Girls Who Play Soccer Suffer More Concussions Than Football Players

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The most dangerous high school sport is played on a field, but it may not be the sport you think.

High school girls who play soccer get more concussions than boys who play football, according to research presented at the American College of Orthopedic Surgeons conference in San Diego.

Credit: Flickr, CC BY-SA 2.0

In an analysis of injury reports from High School Reporting Information Online (RIO), which collects data from 100 participating U.S. high schools, Michael S. Schallmo of Duke University and colleagues ranked the concussion risk for boys football, boys and girls soccer, girls volleyball, boys and girls basketball, boys wrestling, boys baseball, and girls softball.

After girls soccer, boys football had the second most concussions, followed by girls basketball, boys soccer, girls softball, boys wrestling, boys basketball, girls volleyball and boys baseball, in that order.

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The analysis included the ratio of injuries to concussions.  The rate of concussion was defined as the number of concussions per 10,000 athlete exposures, including games and practice. The numbers were collected from 2005 to 2015.

Credit: K.M. Klemencic/Flickr, CC BY-SA 2.0

In that 10-year span, almost 2.2 million concussions occurred among those 100 high schools.  There are between 700 and 800 students enrolled at any given time at the average-sized U.S. high school, according to the National Center for Education Statistics.

“The overall proportion of concussions increased significantly post-TBI [traumatic brain injury] law enactment, even after controlling for athletic-exposures, likely due to health care practitioners, coaches, athletes, and parents becoming more aware of and looking for concussions,” the authors concluded. These findings suggest an association between the passage of state traumatic brain injury laws and concussion incidence.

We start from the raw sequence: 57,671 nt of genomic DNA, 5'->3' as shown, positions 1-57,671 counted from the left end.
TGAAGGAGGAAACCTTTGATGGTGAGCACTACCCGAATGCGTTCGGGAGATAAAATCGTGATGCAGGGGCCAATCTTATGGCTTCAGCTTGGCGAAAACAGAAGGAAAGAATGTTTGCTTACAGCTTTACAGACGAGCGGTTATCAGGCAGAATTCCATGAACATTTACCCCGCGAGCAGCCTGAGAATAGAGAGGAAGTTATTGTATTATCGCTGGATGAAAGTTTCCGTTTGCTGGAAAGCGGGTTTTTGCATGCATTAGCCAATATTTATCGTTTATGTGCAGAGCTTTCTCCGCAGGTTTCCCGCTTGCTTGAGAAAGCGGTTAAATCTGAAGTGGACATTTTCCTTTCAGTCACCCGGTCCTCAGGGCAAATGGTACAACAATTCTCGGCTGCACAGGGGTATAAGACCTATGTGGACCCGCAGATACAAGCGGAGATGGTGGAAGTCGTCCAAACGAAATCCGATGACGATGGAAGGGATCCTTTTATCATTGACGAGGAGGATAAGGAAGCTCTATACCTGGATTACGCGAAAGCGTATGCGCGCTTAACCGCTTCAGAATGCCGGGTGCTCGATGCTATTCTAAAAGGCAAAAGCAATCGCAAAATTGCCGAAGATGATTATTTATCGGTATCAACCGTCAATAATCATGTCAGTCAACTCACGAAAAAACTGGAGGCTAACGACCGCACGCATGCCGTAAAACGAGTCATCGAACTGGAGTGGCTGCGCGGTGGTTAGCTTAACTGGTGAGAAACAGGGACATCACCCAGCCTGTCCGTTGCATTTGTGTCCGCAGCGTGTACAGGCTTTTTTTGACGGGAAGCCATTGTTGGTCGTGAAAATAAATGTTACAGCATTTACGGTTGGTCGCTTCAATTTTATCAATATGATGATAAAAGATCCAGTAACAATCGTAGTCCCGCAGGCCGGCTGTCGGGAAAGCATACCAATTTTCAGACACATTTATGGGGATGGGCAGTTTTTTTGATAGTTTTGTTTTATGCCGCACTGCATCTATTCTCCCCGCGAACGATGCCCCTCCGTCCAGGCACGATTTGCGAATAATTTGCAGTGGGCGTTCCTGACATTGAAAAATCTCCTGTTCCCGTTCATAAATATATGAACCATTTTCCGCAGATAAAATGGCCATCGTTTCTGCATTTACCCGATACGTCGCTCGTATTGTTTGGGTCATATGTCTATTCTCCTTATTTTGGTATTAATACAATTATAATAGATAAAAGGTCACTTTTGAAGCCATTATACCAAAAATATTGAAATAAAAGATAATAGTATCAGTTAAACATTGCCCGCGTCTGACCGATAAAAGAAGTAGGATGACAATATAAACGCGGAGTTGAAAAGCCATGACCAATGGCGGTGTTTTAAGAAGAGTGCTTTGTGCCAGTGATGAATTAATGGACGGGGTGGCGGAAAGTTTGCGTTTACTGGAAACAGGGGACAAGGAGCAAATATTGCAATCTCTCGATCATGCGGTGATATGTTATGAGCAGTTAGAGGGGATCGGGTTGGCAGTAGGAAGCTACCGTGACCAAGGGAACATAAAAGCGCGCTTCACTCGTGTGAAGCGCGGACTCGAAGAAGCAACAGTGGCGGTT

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Concussion awareness began to sweep America’s high schools beginning in 2010, just as reports of NFL players forever damaged by concussions began to surface. Slowly, states began to enact various laws aimed at educating young athletes about concussions, building a national reporting system, and ultimately reducing their occurrence.

CTE, or chronic traumatic encephalopathy, is a disease often seen in athletes with a history of concussions and other brain trauma. Credit: Boston University Center for the Study of Traumatic Encephalopathy

Concussions can be serious and result from blows to the head. Over time, brain damage can be severe and lead to long-term problems. It is especially important that a young athlete who suffers a head injury immediately be assessed and taken out of a game (or practice) if necessary.

“Currently, no TBI laws address sport- or sex-specific differences in concussion occurrence,” the authors reported. “By identifying differences in the proportion and rate of concussions in high school sports, this study may help to inform future work aimed at examining specific risk factors and developing targeted measures to reduce concussion incidences.”

According to Mayo Clinic, signs of concussions include:

  • Headache
  • Nausea
  • Confusion
  • Vomiting
  • Dizziness, or “seeing stars”
  • Slurred speech
  • Appearing dazed

Sometimes concussion symptoms appear hours or even days after the injury and include memory problems, sensitivity to light, psychological problems, or “disorders of taste and smell,” Mayo Clinic reports.

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A professional journalist nearly 30 years, David Heitz started his career at the Quad-City Times in Davenport, Iowa before moving to Los Angeles. He led the Glendale News-Press to best small daily newspaper in the state (CNPA) as managing editor and also worked as executive news editor of the Press-Telegram. He worked briefly as deputy news editor of the Detroit News before returning to the Quad-Cities, where he has worked as a freelance medical writer since 2012 for several national websites. He recently purchased his childhood home and says he truly is “living the dream.”